Video on the NetJeff Pulver made video the centerpiece of VON this year. He has pulled together a site called Network 2.0 to show off the many video sites on the Internet. Pulver was enthusiastic about the potential disruptive effect of these grassroots providers on Hollywood and television. He told us to forget about the legacy of old films and television shows: “Anything that existed before is all screwed up. On the creative side, understand that things have to get better.”
In other words, copyright controls will prevent old material from taking advantage of the Internet’s creative and distributive potential, but new creators will recognize the value of sharing and will release their work under licenses that allow it.
Of course, the established media are not asleep. Right after Pulver’s keynote, AOL vice chair Ted Leonsis put us through an adrenalized display of mainstream TV, movie, and pop music on the Internet. It looks like AOL is shifting considerable resources to online videos (resources that I expect will come out of advertising on traditional channels). Leonsis’s talk also suggested they are hoping to insinuate their leading offerings into the daily habits of young people more interested in the Web than in the boob tube. The Open AIM platform is supposed to let developers extend AIM.
It was amusing to see all the effort AOL was putting into achieving the informal, almost impulsive feel that we associate with much material on the Internet (the blogs, the amateur videos, and so forth) when AOL’s means of generating the material was just as planned and staged as anything else pop idols do.
I can’t fail to mention that Apple announced its video download service during the week of the show.
Ultra Wideband developmentsI talked to Tom Houy of CSR about Ultra Wideband (UWB), which has been through tough times in standards committees. They think the specification for Bluetooth with UWB will be approved in mid-2007 and that they will offer a product at that same time. They also think they can offer speeds of over 400 Mb per second, close to the speed in the spec.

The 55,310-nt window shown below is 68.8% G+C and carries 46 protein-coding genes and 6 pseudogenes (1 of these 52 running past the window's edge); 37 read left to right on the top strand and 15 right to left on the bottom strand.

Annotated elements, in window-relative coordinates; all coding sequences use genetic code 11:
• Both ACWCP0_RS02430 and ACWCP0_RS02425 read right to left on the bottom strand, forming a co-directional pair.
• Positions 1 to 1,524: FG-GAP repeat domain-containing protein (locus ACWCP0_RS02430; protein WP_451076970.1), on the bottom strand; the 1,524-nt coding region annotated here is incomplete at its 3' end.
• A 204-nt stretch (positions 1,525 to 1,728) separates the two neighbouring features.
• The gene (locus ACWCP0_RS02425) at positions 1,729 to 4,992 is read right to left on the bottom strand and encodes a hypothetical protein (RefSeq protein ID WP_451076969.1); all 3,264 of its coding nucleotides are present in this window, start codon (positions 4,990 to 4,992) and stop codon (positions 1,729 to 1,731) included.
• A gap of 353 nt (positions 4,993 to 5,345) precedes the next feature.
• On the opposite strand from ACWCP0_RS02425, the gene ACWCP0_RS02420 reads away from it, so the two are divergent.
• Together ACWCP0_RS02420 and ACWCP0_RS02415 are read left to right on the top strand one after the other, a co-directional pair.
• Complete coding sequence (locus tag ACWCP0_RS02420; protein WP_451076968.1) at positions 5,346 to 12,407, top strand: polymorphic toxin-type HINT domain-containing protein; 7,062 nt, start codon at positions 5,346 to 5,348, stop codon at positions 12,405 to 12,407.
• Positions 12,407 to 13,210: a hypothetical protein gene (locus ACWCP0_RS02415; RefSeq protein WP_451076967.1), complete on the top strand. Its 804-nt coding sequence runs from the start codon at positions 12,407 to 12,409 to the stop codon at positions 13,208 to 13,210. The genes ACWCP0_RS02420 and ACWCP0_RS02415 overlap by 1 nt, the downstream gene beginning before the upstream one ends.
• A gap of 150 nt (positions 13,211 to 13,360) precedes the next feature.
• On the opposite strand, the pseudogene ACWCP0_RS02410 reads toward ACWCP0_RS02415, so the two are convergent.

CSR’s approach to UWB is to run Bluetooth over it. This offers several advantages.
First, Bluetooth is supported by lots of devices and applications that don’t yet support UWB. By combining them, CSR’s chip will let devices and applications take advantage of the fast UWB connection when they can, and fall back on the slower Bluetooth when UWB support is not available. UWB will be available immediately to applications that were built for Bluetooth.
Other companiesTensorComm talked to me about their Interference Cancellation Technology, which basically makes CDMA phones cleaner and higher-performing. I didn’t even attempt to delve into the mathematics of radio wave signal processing that makes this possible. The idea is that current CDMA allows a phone to pick its signal out from multiple signals being transmitted by the base station in the same frequency range, but leaves the other signals there as background noise. Interference Cancellation Technology substantially eliminates that noise. Advantages include:
- Fewer dropped calls.
- Listeners can hear better.
- Cell phones can pick up their signals further from the base station.
- Base stations need to expend less power per phone call, and can use the remaining power to support more users or higher data transfer rates (up to 60% higher).
Talking to David Mandelstam of Sangoma Technologies was refreshing because of his praise for old-fashioned values. While he liked to boast about his product (a board that turns low-end systems into robust routers that can support voice and video) as much as any other CEO, he repeatedly claimed that his company was doing nothing brilliant or clever, just investing the time and money to create a solid product. They went through a total redesign two years ago, and were careful to code well and use good hardware. Thus, their systems can stay up indefinitely (he cited a MTBF of a million of hours) under conditions that would break competitors’ systems.
There were plenty of other topics at VON. For instance, network neutrality (about which I have written extensively in February, in May, and in June) was widely discussed. Like all new businesses on the Internet, VoIP providers are worried that incumbent phone companies will use differential service to cut out innovative competition. Because Congress and the FCC have declined to step in, we’ll probably be able to see how VoIP providers are dealing with phone company service by Fall VON next year.